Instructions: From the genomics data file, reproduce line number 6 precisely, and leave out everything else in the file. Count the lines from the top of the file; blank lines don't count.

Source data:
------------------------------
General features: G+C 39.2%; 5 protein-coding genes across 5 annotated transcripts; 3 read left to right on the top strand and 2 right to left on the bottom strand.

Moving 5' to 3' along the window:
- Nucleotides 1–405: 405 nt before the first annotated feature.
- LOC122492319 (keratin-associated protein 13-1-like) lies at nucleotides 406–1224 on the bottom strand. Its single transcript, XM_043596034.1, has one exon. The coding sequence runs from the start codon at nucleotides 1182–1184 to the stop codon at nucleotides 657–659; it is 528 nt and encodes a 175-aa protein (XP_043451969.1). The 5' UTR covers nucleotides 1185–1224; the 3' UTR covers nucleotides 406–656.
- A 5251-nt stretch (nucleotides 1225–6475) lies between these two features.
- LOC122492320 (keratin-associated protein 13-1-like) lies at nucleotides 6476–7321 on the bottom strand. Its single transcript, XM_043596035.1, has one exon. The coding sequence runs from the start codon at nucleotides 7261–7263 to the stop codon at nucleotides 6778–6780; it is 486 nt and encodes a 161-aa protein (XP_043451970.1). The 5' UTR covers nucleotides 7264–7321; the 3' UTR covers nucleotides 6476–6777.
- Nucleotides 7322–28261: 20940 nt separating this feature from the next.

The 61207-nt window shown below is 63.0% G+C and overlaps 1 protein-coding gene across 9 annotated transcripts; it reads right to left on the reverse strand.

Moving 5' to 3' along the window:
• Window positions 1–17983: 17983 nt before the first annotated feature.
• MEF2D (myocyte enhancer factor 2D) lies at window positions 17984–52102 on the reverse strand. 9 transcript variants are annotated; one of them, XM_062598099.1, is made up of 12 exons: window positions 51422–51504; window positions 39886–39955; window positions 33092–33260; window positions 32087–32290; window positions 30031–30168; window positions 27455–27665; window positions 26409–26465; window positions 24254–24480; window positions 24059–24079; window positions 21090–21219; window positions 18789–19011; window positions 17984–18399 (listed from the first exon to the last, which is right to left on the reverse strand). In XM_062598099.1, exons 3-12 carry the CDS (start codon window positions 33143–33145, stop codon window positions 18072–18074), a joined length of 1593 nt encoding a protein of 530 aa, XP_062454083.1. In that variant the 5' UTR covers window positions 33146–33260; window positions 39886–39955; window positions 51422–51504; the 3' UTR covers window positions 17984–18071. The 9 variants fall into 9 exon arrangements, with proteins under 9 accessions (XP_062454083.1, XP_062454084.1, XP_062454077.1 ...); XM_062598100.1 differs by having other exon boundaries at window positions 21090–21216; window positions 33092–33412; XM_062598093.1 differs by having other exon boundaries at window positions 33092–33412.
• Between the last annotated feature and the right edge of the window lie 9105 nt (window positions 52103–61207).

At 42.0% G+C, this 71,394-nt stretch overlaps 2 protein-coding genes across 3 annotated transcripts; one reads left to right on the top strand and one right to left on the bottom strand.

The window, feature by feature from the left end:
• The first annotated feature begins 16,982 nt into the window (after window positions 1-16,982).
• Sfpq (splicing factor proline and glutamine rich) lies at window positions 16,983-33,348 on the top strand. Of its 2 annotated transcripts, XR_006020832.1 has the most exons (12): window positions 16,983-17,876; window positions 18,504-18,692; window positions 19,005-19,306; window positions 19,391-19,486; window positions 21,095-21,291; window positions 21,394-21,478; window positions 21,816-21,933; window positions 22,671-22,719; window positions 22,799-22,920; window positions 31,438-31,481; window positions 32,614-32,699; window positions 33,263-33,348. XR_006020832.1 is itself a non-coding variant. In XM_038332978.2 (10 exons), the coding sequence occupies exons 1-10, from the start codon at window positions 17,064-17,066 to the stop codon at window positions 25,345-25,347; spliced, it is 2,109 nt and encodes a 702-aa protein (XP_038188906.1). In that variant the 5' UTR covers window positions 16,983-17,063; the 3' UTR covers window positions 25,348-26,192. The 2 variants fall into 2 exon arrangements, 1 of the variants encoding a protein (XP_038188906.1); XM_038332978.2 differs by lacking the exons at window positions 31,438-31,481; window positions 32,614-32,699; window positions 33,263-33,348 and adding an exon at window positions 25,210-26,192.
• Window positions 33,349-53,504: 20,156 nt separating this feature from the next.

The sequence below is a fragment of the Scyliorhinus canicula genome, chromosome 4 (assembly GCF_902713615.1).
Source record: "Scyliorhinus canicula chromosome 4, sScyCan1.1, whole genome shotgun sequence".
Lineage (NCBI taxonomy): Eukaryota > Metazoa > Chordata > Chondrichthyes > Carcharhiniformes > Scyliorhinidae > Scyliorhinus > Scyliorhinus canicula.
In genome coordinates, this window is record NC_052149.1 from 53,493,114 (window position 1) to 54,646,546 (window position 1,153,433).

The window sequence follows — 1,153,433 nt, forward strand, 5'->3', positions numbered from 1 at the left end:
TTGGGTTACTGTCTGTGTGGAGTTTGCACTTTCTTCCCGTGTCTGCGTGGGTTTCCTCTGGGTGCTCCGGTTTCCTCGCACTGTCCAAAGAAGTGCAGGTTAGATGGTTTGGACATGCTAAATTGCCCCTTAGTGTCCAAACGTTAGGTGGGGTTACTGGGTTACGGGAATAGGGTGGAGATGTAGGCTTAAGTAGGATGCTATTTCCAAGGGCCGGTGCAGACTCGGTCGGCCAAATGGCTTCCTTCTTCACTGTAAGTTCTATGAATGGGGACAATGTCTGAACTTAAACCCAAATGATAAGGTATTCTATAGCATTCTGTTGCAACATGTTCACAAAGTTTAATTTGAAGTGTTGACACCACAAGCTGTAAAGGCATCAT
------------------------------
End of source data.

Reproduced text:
- LOC122492320 (keratin-associated protein 13-1-like) lies at nucleotides 6476–7321 on the bottom strand. Its single transcript, XM_043596035.1, has one exon. The coding sequence runs from the start codon at nucleotides 7261–7263 to the stop codon at nucleotides 6778–6780; it is 486 nt and encodes a 161-aa protein (XP_043451970.1). The 5' UTR covers nucleotides 7264–7321; the 3' UTR covers nucleotides 6476–6777.